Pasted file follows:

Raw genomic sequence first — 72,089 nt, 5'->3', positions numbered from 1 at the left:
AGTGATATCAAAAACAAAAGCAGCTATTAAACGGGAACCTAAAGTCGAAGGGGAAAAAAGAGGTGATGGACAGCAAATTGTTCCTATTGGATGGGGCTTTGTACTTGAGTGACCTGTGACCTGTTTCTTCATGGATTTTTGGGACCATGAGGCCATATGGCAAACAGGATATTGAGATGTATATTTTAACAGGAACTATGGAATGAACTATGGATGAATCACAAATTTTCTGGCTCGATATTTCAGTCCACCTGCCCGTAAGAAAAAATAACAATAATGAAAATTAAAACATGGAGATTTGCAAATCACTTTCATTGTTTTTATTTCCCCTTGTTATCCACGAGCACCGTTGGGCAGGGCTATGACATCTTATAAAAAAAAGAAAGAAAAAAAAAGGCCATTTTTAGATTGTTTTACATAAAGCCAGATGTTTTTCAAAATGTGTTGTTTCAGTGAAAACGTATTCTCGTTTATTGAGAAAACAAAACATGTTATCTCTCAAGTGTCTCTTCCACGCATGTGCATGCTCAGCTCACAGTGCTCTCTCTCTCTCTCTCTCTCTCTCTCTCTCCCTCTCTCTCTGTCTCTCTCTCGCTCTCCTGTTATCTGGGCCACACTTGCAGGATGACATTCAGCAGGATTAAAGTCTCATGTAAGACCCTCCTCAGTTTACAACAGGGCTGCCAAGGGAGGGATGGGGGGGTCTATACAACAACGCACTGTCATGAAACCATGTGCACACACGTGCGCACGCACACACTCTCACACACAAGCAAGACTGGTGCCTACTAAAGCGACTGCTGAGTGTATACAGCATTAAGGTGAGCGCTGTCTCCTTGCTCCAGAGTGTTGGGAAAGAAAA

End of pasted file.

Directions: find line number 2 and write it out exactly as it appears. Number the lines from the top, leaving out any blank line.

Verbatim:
AGTGATATCAAAAACAAAAGCAGCTATTAAACGGGAACCTAAAGTCGAAGGGGAAAAAAGAGGTGATGGACAGCAAATTGTTCCTATTGGATGGGGCTTTGTACTTGAGTGACCTGTGACCTGTTTCTTCATGGATTTTTGGGACCATGAGGCCATATGGCAAACAGGATATTGAGATGTATATTTTAACAGGAACTATGGAATGAACTATGGATGAATCACAAATTTTCTGGCTCGATATTTCAGTCCACCTGCCCGTAAGAAAAAATAACAATAATGAAAATTAAAACATGGAGATTTGCAAATCACTTTCATTGTTTTTATTTCCCCTTGTTATCCACGAGCACCGTTGGGCAGGGCTATGACATCTTATAAAAAAAAGAAAGAAAAAAAAAGGCCATTTTTAGATTGTTTTACATAAAGCCAGATGTTTTTCAAAATGTGTTGTTTCAGTGAAAACGTATTCTCGTTTATTGAGAAAACAAAACATGTTATCTCTCAAGTGTCTCTTCCACGCATGTGCATGCTCAGCTCACAGTGCTCTCTCTCTCTCTCTCTCTCTCTCTCTCTCCCTCTCTCTCTGTCTCTCTCTCGCTCTCCTGTTATCTGGGCCACACTTGCAGGATGACATTCAGCAGGATTAAAGTCTCATGTAAGACCCTCCTCAGTTTACAACAGGGCTGCCAAGGGAGGGATGGGGGGGTCTATACAACAACGCACTGTCATGAAACCATGTGCACACACGTGCGCACGCACACACTCTCACACACAAGCAAGACTGGTGCCTACTAAAGCGACTGCTGAGTGTATACAGCATTAAGGTGAGCGCTGTCTCCTTGCTCCAGAGTGTTGGGAAAGAAAA